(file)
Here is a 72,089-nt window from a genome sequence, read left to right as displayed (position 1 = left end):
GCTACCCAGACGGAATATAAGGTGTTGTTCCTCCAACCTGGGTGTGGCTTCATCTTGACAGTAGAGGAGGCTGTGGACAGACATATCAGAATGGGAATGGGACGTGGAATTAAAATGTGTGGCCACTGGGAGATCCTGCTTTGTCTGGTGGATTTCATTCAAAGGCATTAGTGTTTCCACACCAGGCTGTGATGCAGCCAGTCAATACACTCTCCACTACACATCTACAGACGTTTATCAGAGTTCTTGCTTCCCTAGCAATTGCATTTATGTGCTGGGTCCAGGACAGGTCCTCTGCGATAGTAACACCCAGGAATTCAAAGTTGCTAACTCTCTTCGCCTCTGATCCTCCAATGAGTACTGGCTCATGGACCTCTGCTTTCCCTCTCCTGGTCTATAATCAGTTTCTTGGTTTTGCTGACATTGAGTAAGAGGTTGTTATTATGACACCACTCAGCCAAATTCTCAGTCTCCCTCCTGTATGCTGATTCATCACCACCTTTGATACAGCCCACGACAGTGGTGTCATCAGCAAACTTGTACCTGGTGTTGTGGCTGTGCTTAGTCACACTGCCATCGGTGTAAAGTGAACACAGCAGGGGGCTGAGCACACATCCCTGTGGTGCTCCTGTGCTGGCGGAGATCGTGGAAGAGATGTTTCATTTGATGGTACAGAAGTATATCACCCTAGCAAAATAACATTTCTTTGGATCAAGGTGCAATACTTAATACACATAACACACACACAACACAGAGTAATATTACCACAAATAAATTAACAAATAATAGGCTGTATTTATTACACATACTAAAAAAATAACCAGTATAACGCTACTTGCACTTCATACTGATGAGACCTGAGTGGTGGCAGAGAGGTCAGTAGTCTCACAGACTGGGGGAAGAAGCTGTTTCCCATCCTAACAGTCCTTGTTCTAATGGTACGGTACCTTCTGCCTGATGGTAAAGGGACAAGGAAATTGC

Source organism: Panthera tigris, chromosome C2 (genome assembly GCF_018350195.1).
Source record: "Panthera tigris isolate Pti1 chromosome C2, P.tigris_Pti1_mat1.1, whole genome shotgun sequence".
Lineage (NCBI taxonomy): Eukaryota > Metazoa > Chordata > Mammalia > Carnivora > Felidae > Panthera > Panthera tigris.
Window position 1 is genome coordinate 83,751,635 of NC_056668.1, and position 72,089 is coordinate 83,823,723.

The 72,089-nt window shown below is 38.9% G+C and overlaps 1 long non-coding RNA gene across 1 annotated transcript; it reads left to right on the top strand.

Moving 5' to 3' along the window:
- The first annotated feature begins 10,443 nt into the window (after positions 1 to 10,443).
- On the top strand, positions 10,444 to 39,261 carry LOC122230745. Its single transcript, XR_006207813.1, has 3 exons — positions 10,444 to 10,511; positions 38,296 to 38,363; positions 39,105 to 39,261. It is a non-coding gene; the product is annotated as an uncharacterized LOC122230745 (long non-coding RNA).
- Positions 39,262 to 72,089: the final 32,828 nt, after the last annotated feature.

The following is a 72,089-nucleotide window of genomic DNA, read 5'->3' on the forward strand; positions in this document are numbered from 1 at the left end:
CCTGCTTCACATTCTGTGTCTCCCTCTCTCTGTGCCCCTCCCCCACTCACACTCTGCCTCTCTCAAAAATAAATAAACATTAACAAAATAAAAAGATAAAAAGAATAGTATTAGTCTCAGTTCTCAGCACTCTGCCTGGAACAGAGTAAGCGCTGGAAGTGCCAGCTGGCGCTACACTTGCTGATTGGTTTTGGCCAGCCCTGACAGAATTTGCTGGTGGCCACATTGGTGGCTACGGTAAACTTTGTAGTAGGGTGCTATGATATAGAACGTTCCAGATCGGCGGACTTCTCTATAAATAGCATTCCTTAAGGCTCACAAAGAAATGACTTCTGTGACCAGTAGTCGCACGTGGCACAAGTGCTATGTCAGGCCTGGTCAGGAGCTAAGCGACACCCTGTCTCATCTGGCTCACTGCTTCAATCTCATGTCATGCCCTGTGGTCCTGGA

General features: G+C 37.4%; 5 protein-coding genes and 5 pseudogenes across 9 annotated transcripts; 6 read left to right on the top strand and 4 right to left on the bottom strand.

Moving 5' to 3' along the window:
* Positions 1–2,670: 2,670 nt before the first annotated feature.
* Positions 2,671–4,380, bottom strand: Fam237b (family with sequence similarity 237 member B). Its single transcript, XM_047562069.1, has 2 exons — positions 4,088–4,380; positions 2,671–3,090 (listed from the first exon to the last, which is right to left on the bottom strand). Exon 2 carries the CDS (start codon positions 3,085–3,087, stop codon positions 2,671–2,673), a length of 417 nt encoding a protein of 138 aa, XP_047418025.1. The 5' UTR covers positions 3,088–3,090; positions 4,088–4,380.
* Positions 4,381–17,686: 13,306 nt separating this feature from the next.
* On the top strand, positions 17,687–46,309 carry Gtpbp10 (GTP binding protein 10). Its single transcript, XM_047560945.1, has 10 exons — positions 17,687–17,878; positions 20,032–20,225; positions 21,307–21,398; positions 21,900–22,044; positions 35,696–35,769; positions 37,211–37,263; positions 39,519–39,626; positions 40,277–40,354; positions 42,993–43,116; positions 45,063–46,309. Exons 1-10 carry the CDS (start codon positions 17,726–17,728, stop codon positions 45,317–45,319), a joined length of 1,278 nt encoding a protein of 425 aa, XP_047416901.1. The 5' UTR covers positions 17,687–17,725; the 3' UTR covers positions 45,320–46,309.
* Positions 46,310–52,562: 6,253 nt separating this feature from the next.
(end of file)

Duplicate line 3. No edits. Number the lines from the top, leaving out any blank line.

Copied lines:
Source organism: Panthera tigris, chromosome C2 (genome assembly GCF_018350195.1).